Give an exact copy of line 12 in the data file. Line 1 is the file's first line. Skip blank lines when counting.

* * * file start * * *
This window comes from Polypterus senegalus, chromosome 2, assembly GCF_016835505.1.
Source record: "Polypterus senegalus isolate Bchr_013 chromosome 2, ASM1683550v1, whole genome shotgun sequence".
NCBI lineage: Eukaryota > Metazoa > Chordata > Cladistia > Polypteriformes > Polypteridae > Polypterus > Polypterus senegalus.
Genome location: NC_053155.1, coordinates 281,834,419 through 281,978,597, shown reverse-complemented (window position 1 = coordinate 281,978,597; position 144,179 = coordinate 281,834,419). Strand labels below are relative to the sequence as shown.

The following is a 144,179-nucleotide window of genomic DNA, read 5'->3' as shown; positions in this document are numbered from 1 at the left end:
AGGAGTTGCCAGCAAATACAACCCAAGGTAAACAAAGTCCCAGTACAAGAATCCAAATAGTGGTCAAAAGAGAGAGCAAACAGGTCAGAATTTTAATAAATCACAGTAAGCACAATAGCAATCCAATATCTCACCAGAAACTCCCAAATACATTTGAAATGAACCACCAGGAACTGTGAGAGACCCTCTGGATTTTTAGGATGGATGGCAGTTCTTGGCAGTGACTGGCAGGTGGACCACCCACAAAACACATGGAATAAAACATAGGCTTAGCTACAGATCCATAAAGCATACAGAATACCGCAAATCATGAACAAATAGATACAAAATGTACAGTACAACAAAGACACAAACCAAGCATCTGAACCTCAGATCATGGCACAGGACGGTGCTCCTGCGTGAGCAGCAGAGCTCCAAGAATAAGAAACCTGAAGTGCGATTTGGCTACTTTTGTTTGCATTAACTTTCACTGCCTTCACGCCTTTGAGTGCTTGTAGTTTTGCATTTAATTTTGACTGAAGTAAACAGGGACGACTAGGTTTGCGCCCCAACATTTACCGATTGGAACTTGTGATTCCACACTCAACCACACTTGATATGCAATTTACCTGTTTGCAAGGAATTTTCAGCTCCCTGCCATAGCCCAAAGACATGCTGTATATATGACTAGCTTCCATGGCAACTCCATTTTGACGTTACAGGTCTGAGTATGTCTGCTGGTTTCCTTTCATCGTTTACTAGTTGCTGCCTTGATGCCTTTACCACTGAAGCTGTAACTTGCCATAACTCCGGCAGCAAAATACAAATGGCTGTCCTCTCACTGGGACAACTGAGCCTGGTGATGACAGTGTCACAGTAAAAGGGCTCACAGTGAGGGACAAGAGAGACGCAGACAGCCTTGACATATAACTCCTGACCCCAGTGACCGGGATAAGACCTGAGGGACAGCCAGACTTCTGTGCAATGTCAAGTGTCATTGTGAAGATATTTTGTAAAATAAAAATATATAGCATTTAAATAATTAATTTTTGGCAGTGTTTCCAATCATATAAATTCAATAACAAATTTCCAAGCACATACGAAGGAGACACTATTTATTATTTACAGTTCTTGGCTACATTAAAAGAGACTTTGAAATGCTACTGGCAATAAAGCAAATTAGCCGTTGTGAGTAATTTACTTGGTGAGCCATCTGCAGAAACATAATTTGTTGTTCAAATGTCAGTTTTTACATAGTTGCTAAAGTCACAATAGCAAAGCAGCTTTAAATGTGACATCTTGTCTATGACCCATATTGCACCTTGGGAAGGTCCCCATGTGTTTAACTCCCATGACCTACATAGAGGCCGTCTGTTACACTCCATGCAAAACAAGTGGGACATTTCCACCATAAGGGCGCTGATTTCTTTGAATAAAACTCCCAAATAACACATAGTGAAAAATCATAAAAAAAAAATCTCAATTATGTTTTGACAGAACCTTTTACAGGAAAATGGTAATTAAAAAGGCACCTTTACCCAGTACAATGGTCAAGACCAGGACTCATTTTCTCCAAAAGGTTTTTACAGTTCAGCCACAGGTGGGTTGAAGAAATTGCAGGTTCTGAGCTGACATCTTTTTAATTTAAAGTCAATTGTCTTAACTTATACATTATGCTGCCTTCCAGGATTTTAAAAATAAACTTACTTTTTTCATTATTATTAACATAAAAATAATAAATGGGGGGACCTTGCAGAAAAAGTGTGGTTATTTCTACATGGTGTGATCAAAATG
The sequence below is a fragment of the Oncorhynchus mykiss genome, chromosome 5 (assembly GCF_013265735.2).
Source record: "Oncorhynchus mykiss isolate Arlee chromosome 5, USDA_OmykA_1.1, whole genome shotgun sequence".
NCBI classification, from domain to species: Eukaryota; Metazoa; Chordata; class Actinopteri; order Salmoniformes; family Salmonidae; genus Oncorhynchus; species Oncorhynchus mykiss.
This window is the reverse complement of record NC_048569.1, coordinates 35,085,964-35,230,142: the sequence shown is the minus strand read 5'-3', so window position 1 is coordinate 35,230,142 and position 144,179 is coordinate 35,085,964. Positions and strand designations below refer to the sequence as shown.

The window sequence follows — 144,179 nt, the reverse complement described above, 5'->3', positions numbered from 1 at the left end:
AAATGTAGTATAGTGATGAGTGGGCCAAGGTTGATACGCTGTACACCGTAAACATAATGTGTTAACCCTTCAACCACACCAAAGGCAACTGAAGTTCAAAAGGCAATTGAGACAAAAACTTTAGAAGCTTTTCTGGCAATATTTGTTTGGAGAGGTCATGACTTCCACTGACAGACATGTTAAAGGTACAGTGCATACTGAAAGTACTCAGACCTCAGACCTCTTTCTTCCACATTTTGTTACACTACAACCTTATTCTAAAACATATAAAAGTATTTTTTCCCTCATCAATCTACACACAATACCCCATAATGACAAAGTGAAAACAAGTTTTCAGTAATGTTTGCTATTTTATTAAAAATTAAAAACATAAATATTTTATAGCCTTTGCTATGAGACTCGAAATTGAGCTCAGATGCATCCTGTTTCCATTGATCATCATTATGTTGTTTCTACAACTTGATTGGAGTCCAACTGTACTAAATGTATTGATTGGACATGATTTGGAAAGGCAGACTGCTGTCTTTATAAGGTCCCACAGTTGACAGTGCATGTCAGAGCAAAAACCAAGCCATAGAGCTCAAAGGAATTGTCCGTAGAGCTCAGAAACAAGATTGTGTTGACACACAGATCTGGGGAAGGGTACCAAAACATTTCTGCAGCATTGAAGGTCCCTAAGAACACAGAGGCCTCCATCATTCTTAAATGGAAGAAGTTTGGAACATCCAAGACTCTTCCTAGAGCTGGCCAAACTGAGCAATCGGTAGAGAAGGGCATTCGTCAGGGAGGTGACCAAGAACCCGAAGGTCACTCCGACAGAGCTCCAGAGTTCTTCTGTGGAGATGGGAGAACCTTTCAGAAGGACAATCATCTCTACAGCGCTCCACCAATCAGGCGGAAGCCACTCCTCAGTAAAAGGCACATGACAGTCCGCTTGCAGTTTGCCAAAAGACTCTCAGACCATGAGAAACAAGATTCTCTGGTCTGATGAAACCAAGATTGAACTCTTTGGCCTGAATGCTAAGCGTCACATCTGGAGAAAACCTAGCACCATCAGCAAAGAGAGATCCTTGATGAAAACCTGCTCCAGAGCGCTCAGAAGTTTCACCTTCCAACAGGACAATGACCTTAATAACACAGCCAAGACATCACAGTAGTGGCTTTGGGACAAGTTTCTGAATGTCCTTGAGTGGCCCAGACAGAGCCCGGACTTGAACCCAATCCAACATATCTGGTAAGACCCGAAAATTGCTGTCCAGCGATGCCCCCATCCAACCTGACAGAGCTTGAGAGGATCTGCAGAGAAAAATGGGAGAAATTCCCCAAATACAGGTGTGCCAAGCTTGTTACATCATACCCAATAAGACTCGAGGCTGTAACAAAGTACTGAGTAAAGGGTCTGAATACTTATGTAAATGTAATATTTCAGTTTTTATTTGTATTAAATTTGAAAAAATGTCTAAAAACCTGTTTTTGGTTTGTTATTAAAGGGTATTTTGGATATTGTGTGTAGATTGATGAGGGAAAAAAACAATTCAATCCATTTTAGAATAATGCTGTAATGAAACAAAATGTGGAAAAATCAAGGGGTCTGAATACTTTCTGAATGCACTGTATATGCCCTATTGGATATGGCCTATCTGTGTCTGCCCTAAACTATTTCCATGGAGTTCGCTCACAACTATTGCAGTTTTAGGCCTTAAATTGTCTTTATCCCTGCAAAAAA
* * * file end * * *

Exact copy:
AAATGTAGTATAGTGATGAGTGGGCCAAGGTTGATACGCTGTACACCGTAAACATAATGTGTTAACCCTTCAACCACACCAAAGGCAACTGAAGTTCAAAAGGCAATTGAGACAAAAACTTTAGAAGCTTTTCTGGCAATATTTGTTTGGAGAGGTCATGACTTCCACTGACAGACATGTTAAAGGTACAGTGCATACTGAAAGTACTCAGACCTCAGACCTCTTTCTTCCACATTTTGTTACACTACAACCTTATTCTAAAACATATAAAAGTATTTTTTCCCTCATCAATCTACACACAATACCCCATAATGACAAAGTGAAAACAAGTTTTCAGTAATGTTTGCTATTTTATTAAAAATTAAAAACATAAATATTTTATAGCCTTTGCTATGAGACTCGAAATTGAGCTCAGATGCATCCTGTTTCCATTGATCATCATTATGTTGTTTCTACAACTTGATTGGAGTCCAACTGTACTAAATGTATTGATTGGACATGATTTGGAAAGGCAGACTGCTGTCTTTATAAGGTCCCACAGTTGACAGTGCATGTCAGAGCAAAAACCAAGCCATAGAGCTCAAAGGAATTGTCCGTAGAGCTCAGAAACAAGATTGTGTTGACACACAGATCTGGGGAAGGGTACCAAAACATTTCTGCAGCATTGAAGGTCCCTAAGAACACAGAGGCCTCCATCATTCTTAAATGGAAGAAGTTTGGAACATCCAAGACTCTTCCTAGAGCTGGCCAAACTGAGCAATCGGTAGAGAAGGGCATTCGTCAGGGAGGTGACCAAGAACCCGAAGGTCACTCCGACAGAGCTCCAGAGTTCTTCTGTGGAGATGGGAGAACCTTTCAGAAGGACAATCATCTCTACAGCGCTCCACCAATCAGGCGGAAGCCACTCCTCAGTAAAAGGCACATGACAGTCCGCTTGCAGTTTGCCAAAAGACTCTCAGACCATGAGAAACAAGATTCTCTGGTCTGATGAAACCAAGATTGAACTCTTTGGCCTGAATGCTAAGCGTCACATCTGGAGAAAACCTAGCACCATCAGCAAAGAGAGATCCTTGATGAAAACCTGCTCCAGAGCGCTCAGAAGTTTCACCTTCCAACAGGACAATGACCTTAATAACACAGCCAAGACATCACAGTAGTGGCTTTGGGACAAGTTTCTGAATGTCCTTGAGTGGCCCAGACAGAGCCCGGACTTGAACCCAATCCAACATATCTGGTAAGACCCGAAAATTGCTGTCCAGCGATGCCCCCATCCAACCTGACAGAGCTTGAGAGGATCTGCAGAGAAAAATGGGAGAAATTCCCCAAATACAGGTGTGCCAAGCTTGTTACATCATACCCAATAAGACTCGAGGCTGTAACAAAGTACTGAGTAAAGGGTCTGAATACTTATGTAAATGTAATATTTCAGTTTTTATTTGTATTAAATTTGAAAAAATGTCTAAAAACCTGTTTTTGGTTTGTTATTAAAGGGTATTTTGGATATTGTGTGTAGATTGATGAGGGAAAAAAACAATTCAATCCATTTTAGAATAATGCTGTAATGAAACAAAATGTGGAAAAATCAAGGGGTCTGAATACTTTCTGAATGCACTGTATATGCCCTATTGGATATGGCCTATCTGTGTCTGCCCTAAACTATTTCCATGGAGTTCGCTCACAACTATTGCAGTTTTAGGCCTTAAATTGTCTTTATCCCTGCAAAAAA